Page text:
Makenna R. Korzan


Presentation: 3:00-4:15, Kennedy Union Ballroom



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Physics educators use assessments to better understand students’ understanding of concepts inan introductory physics course. The Force Concepts Inventory was used as a model to develop anassessment to measure student learning of Hooke’s Law in an introductory physics lab. Three learningtargets were written, which the assessment questions were based on. The assessment was given duringthe summer term, and revisions to the assessment increased the effectiveness of the questions to assessthe learning targets. Data was collected from six sections of the PHY 201L during the fall term. Data wasanalyzed to determine student understanding of Hooke’s Law and effectiveness of teaching instructionin the PHY 201L. The assessment was given to sixty-eight students in the PHY 201L as a pretest beforethe Hooke’s Law lab and as a posttest afterwards. The results of the assessment showed that labinstruction was somewhat effective in increasing students’ understanding of Hooke’s Law with anaverage increase of 16% points per question on the assessment. The assessment found that studentscould explain how to find the spring constant from a graph by taking the slope. The assessment showedsmaller increases in scores for questions that included higher level questions. For example, studentscould not complete the calculation to determine the spring constant from a graph, incorrectly dividing yby x for a single point rather than taking the slope. To improve the Hooke’s Law lab, possible changescould include more opportunities for students to apply their knowledge of how to find spring constantfrom a graph and post lab questions where students have to explain Hooke’s Law and the relationshipbetween force and spring constant.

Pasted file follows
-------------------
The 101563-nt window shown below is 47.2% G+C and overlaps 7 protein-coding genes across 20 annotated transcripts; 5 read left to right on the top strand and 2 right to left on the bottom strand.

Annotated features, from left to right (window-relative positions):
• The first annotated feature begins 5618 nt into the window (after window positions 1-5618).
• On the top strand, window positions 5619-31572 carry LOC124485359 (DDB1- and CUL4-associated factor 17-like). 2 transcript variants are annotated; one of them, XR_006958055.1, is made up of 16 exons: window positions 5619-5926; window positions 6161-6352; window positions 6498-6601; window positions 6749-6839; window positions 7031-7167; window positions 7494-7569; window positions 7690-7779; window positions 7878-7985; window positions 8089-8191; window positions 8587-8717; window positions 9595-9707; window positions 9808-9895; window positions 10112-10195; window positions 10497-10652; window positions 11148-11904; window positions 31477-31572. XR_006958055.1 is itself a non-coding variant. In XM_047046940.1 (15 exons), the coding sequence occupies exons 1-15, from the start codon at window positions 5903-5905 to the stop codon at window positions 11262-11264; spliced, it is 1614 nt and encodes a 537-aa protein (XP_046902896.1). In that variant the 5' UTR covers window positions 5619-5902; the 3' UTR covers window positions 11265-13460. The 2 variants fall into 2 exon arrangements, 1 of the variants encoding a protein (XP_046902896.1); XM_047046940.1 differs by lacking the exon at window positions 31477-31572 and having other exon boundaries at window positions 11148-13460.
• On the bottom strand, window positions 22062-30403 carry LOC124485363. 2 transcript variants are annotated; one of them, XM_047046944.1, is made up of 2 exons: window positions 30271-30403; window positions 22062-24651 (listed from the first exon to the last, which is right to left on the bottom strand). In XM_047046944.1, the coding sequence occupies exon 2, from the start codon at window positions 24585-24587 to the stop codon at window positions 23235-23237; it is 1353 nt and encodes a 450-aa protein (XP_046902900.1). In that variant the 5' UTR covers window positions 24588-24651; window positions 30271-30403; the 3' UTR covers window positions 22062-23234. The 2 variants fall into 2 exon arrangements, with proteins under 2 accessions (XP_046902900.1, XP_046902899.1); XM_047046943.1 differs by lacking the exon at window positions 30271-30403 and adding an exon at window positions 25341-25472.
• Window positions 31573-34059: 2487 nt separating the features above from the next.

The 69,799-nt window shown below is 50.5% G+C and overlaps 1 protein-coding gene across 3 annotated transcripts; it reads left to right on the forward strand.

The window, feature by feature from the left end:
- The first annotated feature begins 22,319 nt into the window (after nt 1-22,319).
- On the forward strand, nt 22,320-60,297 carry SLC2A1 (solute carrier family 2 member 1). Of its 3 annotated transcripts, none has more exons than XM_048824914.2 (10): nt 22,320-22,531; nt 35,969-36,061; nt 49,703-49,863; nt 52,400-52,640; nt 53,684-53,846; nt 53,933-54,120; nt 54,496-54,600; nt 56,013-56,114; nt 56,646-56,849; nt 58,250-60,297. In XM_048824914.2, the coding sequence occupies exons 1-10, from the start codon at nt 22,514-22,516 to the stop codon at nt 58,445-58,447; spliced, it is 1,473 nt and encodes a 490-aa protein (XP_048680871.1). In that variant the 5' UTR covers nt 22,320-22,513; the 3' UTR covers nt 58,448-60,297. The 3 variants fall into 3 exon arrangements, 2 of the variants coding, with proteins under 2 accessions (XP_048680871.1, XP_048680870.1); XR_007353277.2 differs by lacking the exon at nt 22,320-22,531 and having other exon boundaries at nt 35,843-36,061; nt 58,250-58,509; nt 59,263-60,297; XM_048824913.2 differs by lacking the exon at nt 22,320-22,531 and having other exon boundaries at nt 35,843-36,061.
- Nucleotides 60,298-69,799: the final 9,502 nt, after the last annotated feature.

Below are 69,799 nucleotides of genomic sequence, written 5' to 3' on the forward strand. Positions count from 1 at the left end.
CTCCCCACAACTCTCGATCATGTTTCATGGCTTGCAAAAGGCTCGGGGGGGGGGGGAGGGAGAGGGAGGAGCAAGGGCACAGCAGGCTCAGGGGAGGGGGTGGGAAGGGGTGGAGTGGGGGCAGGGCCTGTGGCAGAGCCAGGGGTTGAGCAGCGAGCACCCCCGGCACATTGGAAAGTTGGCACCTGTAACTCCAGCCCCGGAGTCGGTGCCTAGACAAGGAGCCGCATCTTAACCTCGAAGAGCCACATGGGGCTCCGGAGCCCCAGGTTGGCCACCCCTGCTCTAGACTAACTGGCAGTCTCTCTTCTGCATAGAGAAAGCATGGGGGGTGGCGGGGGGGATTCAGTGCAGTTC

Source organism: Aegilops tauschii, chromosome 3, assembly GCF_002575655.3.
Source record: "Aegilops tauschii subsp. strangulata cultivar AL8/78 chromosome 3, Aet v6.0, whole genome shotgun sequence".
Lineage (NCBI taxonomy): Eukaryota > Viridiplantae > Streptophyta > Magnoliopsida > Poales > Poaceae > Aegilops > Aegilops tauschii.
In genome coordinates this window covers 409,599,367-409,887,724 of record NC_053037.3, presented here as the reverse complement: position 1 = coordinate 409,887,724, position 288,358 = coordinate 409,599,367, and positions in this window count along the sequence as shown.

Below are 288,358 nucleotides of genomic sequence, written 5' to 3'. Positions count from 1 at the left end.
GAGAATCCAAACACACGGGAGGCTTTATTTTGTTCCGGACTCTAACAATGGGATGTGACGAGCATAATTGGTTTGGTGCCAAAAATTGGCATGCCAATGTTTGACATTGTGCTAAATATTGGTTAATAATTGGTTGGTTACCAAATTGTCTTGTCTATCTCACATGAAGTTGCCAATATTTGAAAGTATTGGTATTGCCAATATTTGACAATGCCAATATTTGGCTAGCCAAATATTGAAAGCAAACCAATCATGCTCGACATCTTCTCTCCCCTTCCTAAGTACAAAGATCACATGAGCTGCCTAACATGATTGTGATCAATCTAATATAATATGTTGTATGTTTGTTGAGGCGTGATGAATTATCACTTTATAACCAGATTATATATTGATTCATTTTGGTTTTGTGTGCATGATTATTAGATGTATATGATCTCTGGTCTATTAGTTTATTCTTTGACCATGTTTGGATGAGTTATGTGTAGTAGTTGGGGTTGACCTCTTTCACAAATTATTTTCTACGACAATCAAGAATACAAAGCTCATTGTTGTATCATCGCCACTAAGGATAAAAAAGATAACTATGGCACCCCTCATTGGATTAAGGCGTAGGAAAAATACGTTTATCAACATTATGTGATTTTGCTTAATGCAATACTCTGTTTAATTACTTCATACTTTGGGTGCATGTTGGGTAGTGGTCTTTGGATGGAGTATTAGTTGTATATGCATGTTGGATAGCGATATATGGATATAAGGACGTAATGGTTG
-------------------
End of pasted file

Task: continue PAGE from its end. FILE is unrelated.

Publication Date


Project Designation

Capstone Project

Primary Advisor

Brendon D. Mikula

Primary Advisor's Department



Stander Symposium, College of Arts and Sciences

Institutional Learning Goals


Analysis of Student Learning of Hooke's Law